In an election cycle that has pushed American politics to new heights of partisan acrimony, the Washington foreign-policy elite has represented a singular bastion of bipartisan comity. A large segment of the GOP’s neoconservative wing broke with Donald Trump in the early days of his general-election campaign. A significant number took shelter in Hillary Clinton’s coalition, where they’ve gotten along amiably with liberal interventionists who share their belief that Obama has betrayed America’s obligation to lead.
That point of agreement has now been ratified in a flurry of new reports — from an array of think tanks that span partisan divide — all calling for an escalation in U.S. military involvement in the Syrian civil war. Per the Washington Post:
The studies, which reflect Clinton’s stated views and the direction she is likely to take if she is elected, break most forcefully with Obama on Syria. Virtually all these efforts, including a report that will be released Wednesday by the liberal Center for American Progress, call for stepped up military action to deter President Bashar al-Assad’s regime and Russian forces in Syria.
The proposed military measures include calls for safe zones to protect moderate rebels from Syrian and Russian forces. Most of the studies propose limited American airstrikes with cruise missiles to punish Assad if he continues to attack civilians with barrel bombs, as is currently happening in besieged Aleppo. So far, Obama has staunchly resisted any military action against the Assad regime.
The foreign-policy elite’s frustration with President Obama’s reluctance to engage in a large-scale military intervention in Syria is nothing new. And the desire to do something to ameliorate the suffering of the Syrian people is, of course, understandable.
But there are a few problems with the narrative advanced by the papers and foreign-policy thinkers quoted in the Post — which is to say, the notion that the humanitarian catastrophe in Syria illustrates the perils of America withdrawing from the world.
Or as Philip Gordon, a senior foreign-policy adviser to Obama until 2015, put it in an interview with the paper, “There’s a widespread perception that not being active enough or recognizing the limits of American power has costs … So the normal swing is to be more interventionist.”
For one thing, this summation suggests that America has not been active in Syria under Obama’s tenure. Which is false. Among other things, the United States has provided weapons and training to Syrian rebel groups and conducted air strikes against ISIS in eastern Syria.
Of course, Obama’s critics are suggesting a radically different approach to the conflict, one that would target Assad’s regime more directly. Still, it isn’t the case that America tried withdrawing entirely from the conflict only to see it blossom into a humanitarian nightmare. And, in fact, some analysts maintain that by arming the Syrian rebels, the United States helped extend the duration of the civil war, and, thus, its death toll.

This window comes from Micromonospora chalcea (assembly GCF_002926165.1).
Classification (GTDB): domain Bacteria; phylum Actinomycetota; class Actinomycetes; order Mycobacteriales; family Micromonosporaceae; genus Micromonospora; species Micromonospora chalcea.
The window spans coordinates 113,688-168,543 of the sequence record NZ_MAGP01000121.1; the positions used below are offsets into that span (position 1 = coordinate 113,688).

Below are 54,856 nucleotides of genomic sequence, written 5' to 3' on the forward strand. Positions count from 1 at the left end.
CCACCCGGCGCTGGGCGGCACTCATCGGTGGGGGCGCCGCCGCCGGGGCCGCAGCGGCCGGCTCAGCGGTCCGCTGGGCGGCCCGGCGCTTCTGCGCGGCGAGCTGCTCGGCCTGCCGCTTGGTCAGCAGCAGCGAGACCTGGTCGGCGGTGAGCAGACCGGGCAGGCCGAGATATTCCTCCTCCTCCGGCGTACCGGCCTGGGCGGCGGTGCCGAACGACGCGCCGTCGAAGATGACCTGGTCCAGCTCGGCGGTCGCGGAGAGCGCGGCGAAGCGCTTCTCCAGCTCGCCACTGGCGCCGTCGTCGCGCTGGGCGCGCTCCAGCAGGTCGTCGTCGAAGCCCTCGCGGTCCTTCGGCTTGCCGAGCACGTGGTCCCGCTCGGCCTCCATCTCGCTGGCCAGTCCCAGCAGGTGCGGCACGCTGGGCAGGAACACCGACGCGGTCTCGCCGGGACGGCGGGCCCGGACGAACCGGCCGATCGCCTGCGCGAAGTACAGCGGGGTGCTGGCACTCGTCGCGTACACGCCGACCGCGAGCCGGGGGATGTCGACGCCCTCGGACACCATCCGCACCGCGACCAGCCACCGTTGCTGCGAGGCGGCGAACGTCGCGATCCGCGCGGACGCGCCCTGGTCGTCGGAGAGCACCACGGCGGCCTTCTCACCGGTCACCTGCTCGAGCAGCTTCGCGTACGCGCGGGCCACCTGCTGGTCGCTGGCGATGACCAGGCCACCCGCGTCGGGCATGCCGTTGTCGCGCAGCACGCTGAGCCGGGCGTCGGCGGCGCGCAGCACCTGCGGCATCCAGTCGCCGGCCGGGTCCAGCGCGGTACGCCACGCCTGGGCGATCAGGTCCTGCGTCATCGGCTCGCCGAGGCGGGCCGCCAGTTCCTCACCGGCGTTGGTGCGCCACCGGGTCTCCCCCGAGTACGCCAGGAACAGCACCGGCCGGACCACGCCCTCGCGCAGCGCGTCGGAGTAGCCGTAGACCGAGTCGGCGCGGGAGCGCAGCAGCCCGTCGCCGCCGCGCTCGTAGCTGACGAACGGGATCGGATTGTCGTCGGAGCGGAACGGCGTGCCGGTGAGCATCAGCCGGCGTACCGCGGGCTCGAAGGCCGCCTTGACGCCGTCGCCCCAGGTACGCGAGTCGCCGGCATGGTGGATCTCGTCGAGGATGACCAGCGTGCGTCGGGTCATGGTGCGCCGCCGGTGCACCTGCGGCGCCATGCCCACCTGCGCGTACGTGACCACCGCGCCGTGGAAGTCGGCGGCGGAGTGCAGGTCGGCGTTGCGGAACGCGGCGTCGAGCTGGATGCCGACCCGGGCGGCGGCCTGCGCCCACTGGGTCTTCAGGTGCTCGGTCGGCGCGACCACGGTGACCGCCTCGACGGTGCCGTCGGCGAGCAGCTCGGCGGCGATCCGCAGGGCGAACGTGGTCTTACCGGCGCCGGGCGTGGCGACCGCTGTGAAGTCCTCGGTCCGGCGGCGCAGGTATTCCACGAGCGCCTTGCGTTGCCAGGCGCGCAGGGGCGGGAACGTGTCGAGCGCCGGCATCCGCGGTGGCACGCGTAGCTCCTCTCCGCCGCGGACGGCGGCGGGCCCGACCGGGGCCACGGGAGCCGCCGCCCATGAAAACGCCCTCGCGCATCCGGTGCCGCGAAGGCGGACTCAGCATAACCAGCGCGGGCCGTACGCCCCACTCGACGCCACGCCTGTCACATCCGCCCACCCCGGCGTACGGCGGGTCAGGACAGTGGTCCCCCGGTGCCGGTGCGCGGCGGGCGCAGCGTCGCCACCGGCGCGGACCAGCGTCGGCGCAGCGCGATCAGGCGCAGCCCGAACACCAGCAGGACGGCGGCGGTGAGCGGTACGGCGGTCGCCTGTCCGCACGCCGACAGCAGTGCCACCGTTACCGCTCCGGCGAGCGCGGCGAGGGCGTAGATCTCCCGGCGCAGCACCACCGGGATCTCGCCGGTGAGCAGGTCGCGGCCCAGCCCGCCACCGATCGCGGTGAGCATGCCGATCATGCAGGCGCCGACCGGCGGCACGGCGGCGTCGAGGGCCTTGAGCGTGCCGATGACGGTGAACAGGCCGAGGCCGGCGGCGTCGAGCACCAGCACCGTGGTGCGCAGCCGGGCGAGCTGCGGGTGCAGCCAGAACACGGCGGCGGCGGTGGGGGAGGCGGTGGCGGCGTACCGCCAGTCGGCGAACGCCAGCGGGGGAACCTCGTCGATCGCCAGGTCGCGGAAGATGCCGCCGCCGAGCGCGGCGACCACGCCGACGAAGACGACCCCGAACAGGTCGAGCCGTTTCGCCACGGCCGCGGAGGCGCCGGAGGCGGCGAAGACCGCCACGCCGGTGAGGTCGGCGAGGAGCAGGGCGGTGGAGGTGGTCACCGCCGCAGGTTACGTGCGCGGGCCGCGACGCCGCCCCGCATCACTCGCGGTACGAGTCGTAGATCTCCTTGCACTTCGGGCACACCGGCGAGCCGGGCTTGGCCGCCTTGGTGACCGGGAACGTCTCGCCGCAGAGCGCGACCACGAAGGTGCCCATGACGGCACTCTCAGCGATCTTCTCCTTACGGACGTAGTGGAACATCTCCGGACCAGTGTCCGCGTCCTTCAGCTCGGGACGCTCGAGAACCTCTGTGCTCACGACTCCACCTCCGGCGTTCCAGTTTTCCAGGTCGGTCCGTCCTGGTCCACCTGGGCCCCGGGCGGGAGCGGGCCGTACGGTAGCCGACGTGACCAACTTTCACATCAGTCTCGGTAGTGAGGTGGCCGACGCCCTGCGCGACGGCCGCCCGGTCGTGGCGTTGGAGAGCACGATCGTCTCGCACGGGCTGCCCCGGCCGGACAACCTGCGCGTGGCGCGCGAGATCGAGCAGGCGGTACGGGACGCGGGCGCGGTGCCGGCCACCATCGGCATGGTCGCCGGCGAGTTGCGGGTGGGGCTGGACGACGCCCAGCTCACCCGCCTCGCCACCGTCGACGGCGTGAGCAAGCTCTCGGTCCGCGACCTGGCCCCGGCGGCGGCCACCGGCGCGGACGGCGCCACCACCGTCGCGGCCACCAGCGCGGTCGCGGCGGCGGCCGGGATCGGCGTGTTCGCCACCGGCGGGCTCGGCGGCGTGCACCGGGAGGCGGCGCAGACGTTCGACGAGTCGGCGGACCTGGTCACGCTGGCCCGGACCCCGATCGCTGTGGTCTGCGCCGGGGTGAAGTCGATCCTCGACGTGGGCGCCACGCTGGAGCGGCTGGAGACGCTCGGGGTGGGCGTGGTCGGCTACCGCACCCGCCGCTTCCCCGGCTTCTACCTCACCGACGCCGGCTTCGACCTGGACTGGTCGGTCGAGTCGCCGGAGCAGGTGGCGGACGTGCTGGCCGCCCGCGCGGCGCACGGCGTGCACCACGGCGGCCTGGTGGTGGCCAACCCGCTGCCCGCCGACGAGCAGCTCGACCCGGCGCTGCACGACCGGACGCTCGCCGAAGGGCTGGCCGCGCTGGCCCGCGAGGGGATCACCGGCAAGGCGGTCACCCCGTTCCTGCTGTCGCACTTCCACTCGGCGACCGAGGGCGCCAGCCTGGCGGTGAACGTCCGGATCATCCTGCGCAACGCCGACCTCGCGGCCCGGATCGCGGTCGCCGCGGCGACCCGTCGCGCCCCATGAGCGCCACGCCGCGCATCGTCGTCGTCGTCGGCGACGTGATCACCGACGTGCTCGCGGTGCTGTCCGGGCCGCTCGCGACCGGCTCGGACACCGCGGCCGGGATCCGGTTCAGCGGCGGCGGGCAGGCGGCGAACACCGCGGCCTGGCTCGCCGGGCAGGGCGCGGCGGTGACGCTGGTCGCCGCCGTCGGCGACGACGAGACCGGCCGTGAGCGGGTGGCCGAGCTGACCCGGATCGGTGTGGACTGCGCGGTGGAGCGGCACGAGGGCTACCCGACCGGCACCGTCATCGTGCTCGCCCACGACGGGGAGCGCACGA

That analysis may be wrong, but it’s one that supporters of greater intervention should at least contend with.
Another issue that the bipartisan consensus on Syria seems to elide was actually articulated by none other than Hillary Clinton, in a leaked speech to Goldman Sachs in 2013.
“To have a no fly zone you have to take out all of the air defense, many of which are located in populated areas,” Clinton said. “So our missiles, even if they are standoff missiles so we’re not putting our pilots at risk — you’re going to kill a lot of Syrians. So all of a sudden this intervention that people talk about so glibly becomes an American and NATO involvement where you take a lot of civilians.”
Clinton has campaigned in support of a no-fly zone throughout the 2016 campaign, despite the fact that this policy is likely more risky today than it was three years ago. As one Obama administration official told the Post, “You can’t pretend you can go to war against Assad and not go to war against the Russians.”
Maybe American military escalation will force Assad to agree to step down and allow a more humane, western-friendly regime to take power and secure political legitimacy. But it’s hard to have enough faith in that prospect to be confident that a direct confrontation with a nuclear superpower is an acceptable risk for pursuing it.
Finally, there’s the fact that, if the United States wishes to use its power to deter war crimes in the Middle East, pressuring the Saudis to abandon their heinous intervention in Yemen seems like a far easier task. And yet there’s decidedly less appetite among foreign-policy elites for that project than there is for confronting Russia in Syria.